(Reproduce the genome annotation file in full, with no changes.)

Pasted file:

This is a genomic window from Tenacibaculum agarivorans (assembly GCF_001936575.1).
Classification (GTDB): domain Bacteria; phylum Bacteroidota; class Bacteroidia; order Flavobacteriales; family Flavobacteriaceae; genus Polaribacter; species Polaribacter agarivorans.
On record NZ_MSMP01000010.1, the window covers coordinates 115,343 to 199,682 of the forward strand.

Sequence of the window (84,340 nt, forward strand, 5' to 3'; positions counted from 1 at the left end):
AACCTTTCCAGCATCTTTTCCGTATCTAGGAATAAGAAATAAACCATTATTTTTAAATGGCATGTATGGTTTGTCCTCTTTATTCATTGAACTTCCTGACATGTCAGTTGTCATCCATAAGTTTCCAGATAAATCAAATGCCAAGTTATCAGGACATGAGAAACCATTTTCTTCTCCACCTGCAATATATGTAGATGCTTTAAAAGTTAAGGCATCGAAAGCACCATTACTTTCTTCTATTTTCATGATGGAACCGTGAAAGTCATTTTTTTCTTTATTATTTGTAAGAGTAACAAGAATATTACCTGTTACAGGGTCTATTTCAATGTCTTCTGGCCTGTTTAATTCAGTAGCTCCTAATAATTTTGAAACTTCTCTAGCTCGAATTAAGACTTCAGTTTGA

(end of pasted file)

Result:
This is a genomic window from Tenacibaculum agarivorans (assembly GCF_001936575.1).
Classification (GTDB): domain Bacteria; phylum Bacteroidota; class Bacteroidia; order Flavobacteriales; family Flavobacteriaceae; genus Polaribacter; species Polaribacter agarivorans.
On record NZ_MSMP01000010.1, the window covers coordinates 115,343 to 199,682 of the forward strand.

Sequence of the window (84,340 nt, forward strand, 5' to 3'; positions counted from 1 at the left end):
AACCTTTCCAGCATCTTTTCCGTATCTAGGAATAAGAAATAAACCATTATTTTTAAATGGCATGTATGGTTTGTCCTCTTTATTCATTGAACTTCCTGACATGTCAGTTGTCATCCATAAGTTTCCAGATAAATCAAATGCCAAGTTATCAGGACATGAGAAACCATTTTCTTCTCCACCTGCAATATATGTAGATGCTTTAAAAGTTAAGGCATCGAAAGCACCATTACTTTCTTCTATTTTCATGATGGAACCGTGAAAGTCATTTTTTTCTTTATTATTTGTAAGAGTAACAAGAATATTACCTGTTACAGGGTCTATTTCAATGTCTTCTGGCCTGTTTAATTCAGTAGCTCCTAATAATTTTGAAACTTCTCTAGCTCGAATTAAGACTTCAGTTTGA